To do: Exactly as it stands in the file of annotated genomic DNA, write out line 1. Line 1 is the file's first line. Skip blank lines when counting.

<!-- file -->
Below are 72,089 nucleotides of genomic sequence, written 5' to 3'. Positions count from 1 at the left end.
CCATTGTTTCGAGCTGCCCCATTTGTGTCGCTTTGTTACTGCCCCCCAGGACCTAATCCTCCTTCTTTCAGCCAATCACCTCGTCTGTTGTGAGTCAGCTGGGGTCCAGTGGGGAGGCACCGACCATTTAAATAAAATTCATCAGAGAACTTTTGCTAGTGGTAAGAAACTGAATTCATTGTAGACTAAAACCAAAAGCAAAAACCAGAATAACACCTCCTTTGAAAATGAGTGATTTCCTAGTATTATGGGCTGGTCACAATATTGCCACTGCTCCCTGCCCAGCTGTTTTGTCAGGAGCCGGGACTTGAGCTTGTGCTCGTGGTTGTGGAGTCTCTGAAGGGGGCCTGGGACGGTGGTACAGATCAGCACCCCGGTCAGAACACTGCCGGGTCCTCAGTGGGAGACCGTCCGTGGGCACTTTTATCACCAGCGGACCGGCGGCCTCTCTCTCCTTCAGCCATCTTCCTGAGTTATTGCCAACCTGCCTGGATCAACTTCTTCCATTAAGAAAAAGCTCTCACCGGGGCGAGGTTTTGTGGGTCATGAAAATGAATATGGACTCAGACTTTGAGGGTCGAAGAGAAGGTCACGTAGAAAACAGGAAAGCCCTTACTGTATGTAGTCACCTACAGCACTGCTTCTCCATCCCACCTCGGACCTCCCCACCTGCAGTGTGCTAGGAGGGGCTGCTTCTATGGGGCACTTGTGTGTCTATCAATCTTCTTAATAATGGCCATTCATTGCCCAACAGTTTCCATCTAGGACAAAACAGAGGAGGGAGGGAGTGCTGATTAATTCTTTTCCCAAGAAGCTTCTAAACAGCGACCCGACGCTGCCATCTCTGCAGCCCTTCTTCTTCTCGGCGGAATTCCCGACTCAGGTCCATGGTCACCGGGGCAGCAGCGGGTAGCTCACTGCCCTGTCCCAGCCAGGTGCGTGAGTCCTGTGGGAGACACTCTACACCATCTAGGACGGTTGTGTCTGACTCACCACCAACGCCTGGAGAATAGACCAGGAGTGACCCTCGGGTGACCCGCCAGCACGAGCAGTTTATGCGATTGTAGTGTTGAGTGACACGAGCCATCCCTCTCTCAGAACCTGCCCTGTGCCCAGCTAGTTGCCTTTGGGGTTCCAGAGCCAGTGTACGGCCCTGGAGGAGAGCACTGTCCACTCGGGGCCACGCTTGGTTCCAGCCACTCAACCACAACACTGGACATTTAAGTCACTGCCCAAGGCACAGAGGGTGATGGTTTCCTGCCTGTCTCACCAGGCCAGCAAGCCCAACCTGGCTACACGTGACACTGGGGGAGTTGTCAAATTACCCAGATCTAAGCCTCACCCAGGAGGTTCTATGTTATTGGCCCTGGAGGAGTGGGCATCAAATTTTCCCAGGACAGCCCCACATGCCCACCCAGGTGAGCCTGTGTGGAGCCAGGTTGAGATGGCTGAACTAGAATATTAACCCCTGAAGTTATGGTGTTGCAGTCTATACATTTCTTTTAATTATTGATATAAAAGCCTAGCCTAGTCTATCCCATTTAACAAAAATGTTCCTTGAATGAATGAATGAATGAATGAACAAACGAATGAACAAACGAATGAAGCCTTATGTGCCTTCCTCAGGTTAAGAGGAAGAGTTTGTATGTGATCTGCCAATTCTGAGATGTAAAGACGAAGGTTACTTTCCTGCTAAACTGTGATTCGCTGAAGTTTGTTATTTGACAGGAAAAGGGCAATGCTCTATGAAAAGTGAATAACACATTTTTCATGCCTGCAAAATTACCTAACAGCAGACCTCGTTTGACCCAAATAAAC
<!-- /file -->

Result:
Below are 72,089 nucleotides of genomic sequence, written 5' to 3'. Positions count from 1 at the left end.